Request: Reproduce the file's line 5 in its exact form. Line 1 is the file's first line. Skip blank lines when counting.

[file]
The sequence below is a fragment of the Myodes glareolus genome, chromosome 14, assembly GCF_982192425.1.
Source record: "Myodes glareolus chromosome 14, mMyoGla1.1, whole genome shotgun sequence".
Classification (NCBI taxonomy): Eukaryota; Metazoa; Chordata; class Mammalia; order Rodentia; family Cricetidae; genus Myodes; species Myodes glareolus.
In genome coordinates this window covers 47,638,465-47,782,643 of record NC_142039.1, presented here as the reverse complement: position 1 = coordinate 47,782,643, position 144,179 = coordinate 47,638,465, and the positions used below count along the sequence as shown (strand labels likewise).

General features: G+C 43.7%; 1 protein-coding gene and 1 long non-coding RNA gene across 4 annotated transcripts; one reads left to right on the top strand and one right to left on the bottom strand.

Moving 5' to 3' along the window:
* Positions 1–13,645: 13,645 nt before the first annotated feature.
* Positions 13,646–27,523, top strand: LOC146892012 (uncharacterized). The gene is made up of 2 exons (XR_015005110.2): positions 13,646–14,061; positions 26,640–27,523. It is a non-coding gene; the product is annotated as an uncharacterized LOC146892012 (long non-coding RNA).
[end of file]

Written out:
General features: G+C 43.7%; 1 protein-coding gene and 1 long non-coding RNA gene across 4 annotated transcripts; one reads left to right on the top strand and one right to left on the bottom strand.